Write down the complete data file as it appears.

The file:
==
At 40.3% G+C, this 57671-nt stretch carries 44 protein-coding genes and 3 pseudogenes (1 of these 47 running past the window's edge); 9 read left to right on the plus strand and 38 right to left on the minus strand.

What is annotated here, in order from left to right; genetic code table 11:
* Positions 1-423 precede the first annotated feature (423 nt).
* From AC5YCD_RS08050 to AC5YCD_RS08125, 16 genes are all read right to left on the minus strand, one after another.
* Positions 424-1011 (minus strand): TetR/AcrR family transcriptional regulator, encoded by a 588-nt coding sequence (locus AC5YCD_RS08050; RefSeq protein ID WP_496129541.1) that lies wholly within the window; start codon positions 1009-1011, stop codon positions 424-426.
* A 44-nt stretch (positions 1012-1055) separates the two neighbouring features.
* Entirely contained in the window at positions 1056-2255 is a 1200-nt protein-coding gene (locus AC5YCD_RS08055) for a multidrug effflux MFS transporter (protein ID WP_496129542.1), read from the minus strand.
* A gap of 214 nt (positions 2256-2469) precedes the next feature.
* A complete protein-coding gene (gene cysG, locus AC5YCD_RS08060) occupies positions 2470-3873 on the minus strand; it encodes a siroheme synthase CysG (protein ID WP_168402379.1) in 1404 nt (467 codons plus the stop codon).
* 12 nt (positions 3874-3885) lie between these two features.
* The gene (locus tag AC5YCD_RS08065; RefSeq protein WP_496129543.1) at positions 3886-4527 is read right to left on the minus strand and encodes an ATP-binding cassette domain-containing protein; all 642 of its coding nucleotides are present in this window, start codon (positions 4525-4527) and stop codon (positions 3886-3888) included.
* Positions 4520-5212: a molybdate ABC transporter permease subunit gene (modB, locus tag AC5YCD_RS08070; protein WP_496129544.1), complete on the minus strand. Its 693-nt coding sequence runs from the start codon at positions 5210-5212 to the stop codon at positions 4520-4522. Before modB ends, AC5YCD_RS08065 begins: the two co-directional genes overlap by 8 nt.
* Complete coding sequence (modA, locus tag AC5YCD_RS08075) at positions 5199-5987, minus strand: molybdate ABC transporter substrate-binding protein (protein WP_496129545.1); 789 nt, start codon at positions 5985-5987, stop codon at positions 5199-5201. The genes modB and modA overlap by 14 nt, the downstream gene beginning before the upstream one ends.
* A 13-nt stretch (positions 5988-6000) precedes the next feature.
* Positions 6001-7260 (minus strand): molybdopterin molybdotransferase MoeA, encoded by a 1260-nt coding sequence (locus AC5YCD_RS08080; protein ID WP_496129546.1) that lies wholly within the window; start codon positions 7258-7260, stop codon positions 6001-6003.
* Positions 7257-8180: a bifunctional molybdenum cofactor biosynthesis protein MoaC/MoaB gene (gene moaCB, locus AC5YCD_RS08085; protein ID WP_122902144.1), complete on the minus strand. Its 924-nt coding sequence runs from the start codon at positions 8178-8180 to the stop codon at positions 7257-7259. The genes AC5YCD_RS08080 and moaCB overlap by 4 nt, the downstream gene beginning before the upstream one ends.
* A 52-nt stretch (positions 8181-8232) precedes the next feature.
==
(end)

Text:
At 40.3% G+C, this 57671-nt stretch carries 44 protein-coding genes and 3 pseudogenes (1 of these 47 running past the window's edge); 9 read left to right on the plus strand and 38 right to left on the minus strand.

What is annotated here, in order from left to right; genetic code table 11:
* Positions 1-423 precede the first annotated feature (423 nt).
* From AC5YCD_RS08050 to AC5YCD_RS08125, 16 genes are all read right to left on the minus strand, one after another.
* Positions 424-1011 (minus strand): TetR/AcrR family transcriptional regulator, encoded by a 588-nt coding sequence (locus AC5YCD_RS08050; RefSeq protein ID WP_496129541.1) that lies wholly within the window; start codon positions 1009-1011, stop codon positions 424-426.
* A 44-nt stretch (positions 1012-1055) separates the two neighbouring features.
* Entirely contained in the window at positions 1056-2255 is a 1200-nt protein-coding gene (locus AC5YCD_RS08055) for a multidrug effflux MFS transporter (protein ID WP_496129542.1), read from the minus strand.
* A gap of 214 nt (positions 2256-2469) precedes the next feature.
* A complete protein-coding gene (gene cysG, locus AC5YCD_RS08060) occupies positions 2470-3873 on the minus strand; it encodes a siroheme synthase CysG (protein ID WP_168402379.1) in 1404 nt (467 codons plus the stop codon).
* 12 nt (positions 3874-3885) lie between these two features.
* The gene (locus tag AC5YCD_RS08065; RefSeq protein WP_496129543.1) at positions 3886-4527 is read right to left on the minus strand and encodes an ATP-binding cassette domain-containing protein; all 642 of its coding nucleotides are present in this window, start codon (positions 4525-4527) and stop codon (positions 3886-3888) included.
* Positions 4520-5212: a molybdate ABC transporter permease subunit gene (modB, locus tag AC5YCD_RS08070; protein WP_496129544.1), complete on the minus strand. Its 693-nt coding sequence runs from the start codon at positions 5210-5212 to the stop codon at positions 4520-4522. Before modB ends, AC5YCD_RS08065 begins: the two co-directional genes overlap by 8 nt.
* Complete coding sequence (modA, locus tag AC5YCD_RS08075) at positions 5199-5987, minus strand: molybdate ABC transporter substrate-binding protein (protein WP_496129545.1); 789 nt, start codon at positions 5985-5987, stop codon at positions 5199-5201. The genes modB and modA overlap by 14 nt, the downstream gene beginning before the upstream one ends.
* A 13-nt stretch (positions 5988-6000) precedes the next feature.
* Positions 6001-7260 (minus strand): molybdopterin molybdotransferase MoeA, encoded by a 1260-nt coding sequence (locus AC5YCD_RS08080; protein ID WP_496129546.1) that lies wholly within the window; start codon positions 7258-7260, stop codon positions 6001-6003.
* Positions 7257-8180: a bifunctional molybdenum cofactor biosynthesis protein MoaC/MoaB gene (gene moaCB, locus AC5YCD_RS08085; protein ID WP_122902144.1), complete on the minus strand. Its 924-nt coding sequence runs from the start codon at positions 8178-8180 to the stop codon at positions 7257-7259. The genes AC5YCD_RS08080 and moaCB overlap by 4 nt, the downstream gene beginning before the upstream one ends.
* A 52-nt stretch (positions 8181-8232) precedes the next feature.